"Of all the arts, Architecture is the one which is least understood. It provides the background to all the other arts and responds to the nuances of the Social Structure which inhabit it. It is not about object but must recognize the work of others and celebrate the space between the public and private realms."Sir Ian Athfield

Born in Christchurch in 1940, Sir Ian received an Arts Foundation Icon Award in 2013. His early strengths in art and mathematics shaped the notion of a future career path when it was suggested by a local teacher that he might become an architect.  He was seven years old. As he grew older he became interested in the strong local ‘Brutalist' architecture of Miles Warren, Maurice Mahoney, Peter Beaven and others, and while studying for his Diploma of Architecture at Auckland University, he was further influenced by the divergent work and ideas of European architects Antoni Gaudi, Ludwig Mies van der Rohe and Aldo van Eyck.

Following summer work at the Christchurch office of Warren & Mahoney, Sir Ian's professional career began in the Auckland firm Stephenson and Turner Ltd in 1962, and in 1963 he and his new wife Clare moved to Wellington.  After five years at Structon Group, and a controversial dismissal, he set up practice from his home in Khandallah, and in July 1968 the firm of Athfield Architects was born.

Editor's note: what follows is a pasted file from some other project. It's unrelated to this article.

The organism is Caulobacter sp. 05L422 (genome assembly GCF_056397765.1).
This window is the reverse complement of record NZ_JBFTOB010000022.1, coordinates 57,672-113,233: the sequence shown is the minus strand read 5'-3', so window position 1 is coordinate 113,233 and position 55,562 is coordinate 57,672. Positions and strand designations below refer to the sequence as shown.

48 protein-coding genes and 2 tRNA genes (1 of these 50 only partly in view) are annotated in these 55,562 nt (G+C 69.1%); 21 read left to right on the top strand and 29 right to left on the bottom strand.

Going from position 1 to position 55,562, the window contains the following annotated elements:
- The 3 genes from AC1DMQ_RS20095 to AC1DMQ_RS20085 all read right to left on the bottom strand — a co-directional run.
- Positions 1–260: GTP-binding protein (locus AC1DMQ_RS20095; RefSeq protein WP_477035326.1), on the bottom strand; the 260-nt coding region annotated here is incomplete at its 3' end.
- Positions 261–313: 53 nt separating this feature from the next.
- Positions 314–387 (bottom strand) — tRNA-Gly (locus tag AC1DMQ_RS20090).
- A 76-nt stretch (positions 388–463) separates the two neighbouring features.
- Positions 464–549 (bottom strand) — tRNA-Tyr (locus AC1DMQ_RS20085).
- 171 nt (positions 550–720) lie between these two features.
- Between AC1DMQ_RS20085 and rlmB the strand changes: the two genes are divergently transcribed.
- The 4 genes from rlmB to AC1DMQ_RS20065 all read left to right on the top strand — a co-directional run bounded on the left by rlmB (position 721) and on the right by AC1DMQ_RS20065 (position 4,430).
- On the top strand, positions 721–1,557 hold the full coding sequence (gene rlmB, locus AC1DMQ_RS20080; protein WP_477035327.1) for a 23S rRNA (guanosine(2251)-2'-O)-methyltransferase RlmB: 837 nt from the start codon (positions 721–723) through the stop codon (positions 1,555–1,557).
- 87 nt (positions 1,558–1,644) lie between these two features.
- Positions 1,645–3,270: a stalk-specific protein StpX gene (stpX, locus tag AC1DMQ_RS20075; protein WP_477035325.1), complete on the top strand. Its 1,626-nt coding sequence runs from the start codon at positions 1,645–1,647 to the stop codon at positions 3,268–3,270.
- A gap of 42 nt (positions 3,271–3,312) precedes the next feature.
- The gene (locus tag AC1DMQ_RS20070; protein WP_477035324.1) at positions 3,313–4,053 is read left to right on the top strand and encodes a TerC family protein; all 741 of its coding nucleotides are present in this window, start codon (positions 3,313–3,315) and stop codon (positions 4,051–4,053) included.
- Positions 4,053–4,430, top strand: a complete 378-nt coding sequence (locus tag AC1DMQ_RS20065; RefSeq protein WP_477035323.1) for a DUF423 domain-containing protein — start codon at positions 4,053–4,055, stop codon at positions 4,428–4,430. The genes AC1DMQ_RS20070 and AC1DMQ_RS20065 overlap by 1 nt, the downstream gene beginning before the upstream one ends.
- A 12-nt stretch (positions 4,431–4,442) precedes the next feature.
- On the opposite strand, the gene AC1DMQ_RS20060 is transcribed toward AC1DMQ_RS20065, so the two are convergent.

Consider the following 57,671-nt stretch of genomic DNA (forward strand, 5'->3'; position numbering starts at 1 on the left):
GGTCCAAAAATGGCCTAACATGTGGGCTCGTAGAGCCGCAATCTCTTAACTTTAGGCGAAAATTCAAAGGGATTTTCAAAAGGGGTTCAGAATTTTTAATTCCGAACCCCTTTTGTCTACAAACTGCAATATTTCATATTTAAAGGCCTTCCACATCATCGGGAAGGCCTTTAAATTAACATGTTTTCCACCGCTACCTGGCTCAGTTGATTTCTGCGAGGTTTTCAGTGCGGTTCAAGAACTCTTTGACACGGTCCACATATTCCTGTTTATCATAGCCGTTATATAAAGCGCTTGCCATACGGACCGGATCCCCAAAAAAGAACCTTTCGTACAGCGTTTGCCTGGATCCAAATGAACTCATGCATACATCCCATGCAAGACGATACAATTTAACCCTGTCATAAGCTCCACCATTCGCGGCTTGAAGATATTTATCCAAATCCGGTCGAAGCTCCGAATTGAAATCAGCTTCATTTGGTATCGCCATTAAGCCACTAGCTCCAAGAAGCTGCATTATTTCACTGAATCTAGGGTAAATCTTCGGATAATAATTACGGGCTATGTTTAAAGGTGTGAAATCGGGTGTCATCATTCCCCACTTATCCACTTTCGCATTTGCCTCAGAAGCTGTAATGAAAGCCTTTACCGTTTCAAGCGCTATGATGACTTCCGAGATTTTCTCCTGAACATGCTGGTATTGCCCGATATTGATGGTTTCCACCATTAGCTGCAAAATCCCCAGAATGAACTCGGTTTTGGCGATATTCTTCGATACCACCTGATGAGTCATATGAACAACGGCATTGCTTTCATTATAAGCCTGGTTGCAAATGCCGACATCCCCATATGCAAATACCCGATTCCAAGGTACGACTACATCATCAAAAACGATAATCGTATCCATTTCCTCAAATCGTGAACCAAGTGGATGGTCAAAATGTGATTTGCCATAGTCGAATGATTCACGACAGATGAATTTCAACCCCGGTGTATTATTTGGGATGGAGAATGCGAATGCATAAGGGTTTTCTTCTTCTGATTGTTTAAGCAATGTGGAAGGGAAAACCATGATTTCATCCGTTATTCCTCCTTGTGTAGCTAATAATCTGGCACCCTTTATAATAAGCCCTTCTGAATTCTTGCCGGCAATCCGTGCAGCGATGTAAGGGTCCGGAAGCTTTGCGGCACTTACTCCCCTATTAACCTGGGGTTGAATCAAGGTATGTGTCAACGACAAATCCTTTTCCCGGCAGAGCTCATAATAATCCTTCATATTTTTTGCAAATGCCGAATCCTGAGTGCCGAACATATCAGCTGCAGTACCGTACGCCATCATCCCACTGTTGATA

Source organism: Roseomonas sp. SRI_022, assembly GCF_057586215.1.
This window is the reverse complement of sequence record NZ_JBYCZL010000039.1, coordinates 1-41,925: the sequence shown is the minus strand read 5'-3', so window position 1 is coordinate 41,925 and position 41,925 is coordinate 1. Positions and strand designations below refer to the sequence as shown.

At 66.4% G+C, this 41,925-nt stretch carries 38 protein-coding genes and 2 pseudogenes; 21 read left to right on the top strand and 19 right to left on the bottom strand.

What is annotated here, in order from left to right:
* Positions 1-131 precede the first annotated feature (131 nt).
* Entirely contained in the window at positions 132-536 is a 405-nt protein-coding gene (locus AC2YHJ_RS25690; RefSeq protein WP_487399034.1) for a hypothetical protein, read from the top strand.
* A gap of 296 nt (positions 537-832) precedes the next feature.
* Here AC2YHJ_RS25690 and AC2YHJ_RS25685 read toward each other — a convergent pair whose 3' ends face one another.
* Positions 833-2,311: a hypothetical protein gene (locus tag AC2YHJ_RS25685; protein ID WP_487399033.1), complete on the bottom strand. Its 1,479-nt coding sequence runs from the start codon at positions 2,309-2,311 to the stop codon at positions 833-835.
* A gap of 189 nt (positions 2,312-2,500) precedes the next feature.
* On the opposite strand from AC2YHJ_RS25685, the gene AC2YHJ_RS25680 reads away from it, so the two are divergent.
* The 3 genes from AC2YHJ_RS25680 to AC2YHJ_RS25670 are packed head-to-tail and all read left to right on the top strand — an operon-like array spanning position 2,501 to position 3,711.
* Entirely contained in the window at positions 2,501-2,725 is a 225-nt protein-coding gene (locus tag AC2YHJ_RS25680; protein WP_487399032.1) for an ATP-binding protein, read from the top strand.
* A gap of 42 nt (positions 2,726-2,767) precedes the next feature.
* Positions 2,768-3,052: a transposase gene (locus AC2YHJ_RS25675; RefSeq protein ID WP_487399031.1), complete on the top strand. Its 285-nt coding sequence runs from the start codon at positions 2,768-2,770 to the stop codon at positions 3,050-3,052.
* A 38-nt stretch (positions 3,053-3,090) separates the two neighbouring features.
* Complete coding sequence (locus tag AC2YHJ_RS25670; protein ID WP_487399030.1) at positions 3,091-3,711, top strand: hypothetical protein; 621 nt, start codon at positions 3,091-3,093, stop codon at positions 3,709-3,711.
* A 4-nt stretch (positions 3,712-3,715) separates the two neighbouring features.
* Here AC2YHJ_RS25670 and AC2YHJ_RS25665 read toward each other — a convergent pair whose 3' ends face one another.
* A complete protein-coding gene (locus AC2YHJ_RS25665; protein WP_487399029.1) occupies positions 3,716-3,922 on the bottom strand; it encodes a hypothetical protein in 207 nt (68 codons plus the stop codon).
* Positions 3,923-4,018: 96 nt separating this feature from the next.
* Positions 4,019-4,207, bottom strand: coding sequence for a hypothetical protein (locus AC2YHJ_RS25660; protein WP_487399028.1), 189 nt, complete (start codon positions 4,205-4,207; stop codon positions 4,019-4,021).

From the outset Sir Ian Athfield and Athfield Architects were designing residential, commercial, cultural and civic buildings which often defied both regulations and accepted norms.  Boundaries were continually pushed, and humour injected, and this is nowhere more evident than in his own home in Amritsar Street, acknowledged by Ath as ‘probably his most important building', and which now accommodates a whole community of family, architectural staff, builders, children, animals and beehives.